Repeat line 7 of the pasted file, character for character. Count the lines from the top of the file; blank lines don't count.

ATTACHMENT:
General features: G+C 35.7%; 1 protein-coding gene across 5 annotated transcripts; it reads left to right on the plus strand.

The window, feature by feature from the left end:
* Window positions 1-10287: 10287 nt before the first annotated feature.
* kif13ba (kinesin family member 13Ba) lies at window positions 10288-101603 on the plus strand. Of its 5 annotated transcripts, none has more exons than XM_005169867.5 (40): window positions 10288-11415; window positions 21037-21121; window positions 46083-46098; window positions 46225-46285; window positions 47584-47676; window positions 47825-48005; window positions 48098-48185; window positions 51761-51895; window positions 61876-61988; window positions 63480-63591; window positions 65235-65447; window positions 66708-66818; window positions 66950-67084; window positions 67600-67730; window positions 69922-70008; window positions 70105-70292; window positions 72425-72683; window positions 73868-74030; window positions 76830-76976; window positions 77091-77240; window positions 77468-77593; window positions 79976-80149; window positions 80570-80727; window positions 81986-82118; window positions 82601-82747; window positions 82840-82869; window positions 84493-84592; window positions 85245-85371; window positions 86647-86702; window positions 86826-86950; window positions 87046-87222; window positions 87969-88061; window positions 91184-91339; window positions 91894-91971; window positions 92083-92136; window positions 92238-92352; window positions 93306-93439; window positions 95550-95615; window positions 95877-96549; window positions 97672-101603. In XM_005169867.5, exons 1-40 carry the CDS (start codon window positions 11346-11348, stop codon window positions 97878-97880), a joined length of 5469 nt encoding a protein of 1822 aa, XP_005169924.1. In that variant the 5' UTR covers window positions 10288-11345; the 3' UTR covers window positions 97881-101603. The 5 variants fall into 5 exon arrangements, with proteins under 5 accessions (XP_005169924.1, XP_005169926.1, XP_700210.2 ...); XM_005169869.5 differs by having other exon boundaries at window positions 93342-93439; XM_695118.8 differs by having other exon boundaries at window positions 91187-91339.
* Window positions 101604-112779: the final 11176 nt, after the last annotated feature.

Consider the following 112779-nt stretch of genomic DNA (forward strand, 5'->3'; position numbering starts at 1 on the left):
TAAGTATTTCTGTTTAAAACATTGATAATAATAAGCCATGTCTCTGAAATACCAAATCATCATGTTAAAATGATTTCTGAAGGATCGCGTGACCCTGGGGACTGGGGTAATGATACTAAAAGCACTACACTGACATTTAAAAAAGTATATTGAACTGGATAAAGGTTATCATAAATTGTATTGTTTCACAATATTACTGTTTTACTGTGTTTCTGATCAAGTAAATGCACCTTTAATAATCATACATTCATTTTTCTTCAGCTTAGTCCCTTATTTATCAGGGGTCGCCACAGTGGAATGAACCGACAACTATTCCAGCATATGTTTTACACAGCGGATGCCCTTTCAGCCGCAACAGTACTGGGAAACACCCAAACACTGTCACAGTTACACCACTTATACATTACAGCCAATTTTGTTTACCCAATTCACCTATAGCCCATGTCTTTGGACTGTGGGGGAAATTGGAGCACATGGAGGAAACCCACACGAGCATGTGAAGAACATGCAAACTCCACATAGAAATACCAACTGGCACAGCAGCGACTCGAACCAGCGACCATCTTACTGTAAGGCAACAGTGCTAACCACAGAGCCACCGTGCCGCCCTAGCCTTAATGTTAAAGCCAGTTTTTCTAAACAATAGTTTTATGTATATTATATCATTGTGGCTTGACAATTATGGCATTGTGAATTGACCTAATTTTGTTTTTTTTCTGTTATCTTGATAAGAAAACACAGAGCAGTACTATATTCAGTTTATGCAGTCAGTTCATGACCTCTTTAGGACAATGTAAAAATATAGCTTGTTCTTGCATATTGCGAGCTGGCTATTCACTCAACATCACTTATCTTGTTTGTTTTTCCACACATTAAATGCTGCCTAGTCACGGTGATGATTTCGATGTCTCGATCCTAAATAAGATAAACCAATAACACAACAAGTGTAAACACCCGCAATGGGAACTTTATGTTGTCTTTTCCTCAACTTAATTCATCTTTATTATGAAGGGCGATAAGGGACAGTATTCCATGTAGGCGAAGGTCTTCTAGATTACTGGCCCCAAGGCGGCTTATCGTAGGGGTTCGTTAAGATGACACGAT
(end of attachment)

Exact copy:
TAAGTATTTCTGTTTAAAACATTGATAATAATAAGCCATGTCTCTGAAATACCAAATCATCATGTTAAAATGATTTCTGAAGGATCGCGTGACCCTGGGGACTGGGGTAATGATACTAAAAGCACTACACTGACATTTAAAAAAGTATATTGAACTGGATAAAGGTTATCATAAATTGTATTGTTTCACAATATTACTGTTTTACTGTGTTTCTGATCAAGTAAATGCACCTTTAATAATCATACATTCATTTTTCTTCAGCTTAGTCCCTTATTTATCAGGGGTCGCCACAGTGGAATGAACCGACAACTATTCCAGCATATGTTTTACACAGCGGATGCCCTTTCAGCCGCAACAGTACTGGGAAACACCCAAACACTGTCACAGTTACACCACTTATACATTACAGCCAATTTTGTTTACCCAATTCACCTATAGCCCATGTCTTTGGACTGTGGGGGAAATTGGAGCACATGGAGGAAACCCACACGAGCATGTGAAGAACATGCAAACTCCACATAGAAATACCAACTGGCACAGCAGCGACTCGAACCAGCGACCATCTTACTGTAAGGCAACAGTGCTAACCACAGAGCCACCGTGCCGCCCTAGCCTTAATGTTAAAGCCAGTTTTTCTAAACAATAGTTTTATGTATATTATATCATTGTGGCTTGACAATTATGGCATTGTGAATTGACCTAATTTTGTTTTTTTTCTGTTATCTTGATAAGAAAACACAGAGCAGTACTATATTCAGTTTATGCAGTCAGTTCATGACCTCTTTAGGACAATGTAAAAATATAGCTTGTTCTTGCATATTGCGAGCTGGCTATTCACTCAACATCACTTATCTTGTTTGTTTTTCCACACATTAAATGCTGCCTAGTCACGGTGATGATTTCGATGTCTCGATCCTAAATAAGATAAACCAATAACACAACAAGTGTAAACACCCGCAATGGGAACTTTATGTTGTCTTTTCCTCAACTTAATTCATCTTTATTATGAAGGGCGATAAGGGACAGTATTCCATGTAGGCGAAGGTCTTCTAGATTACTGGCCCCAAGGCGGCTTATCGTAGGGGTTCGTTAAGATGACACGAT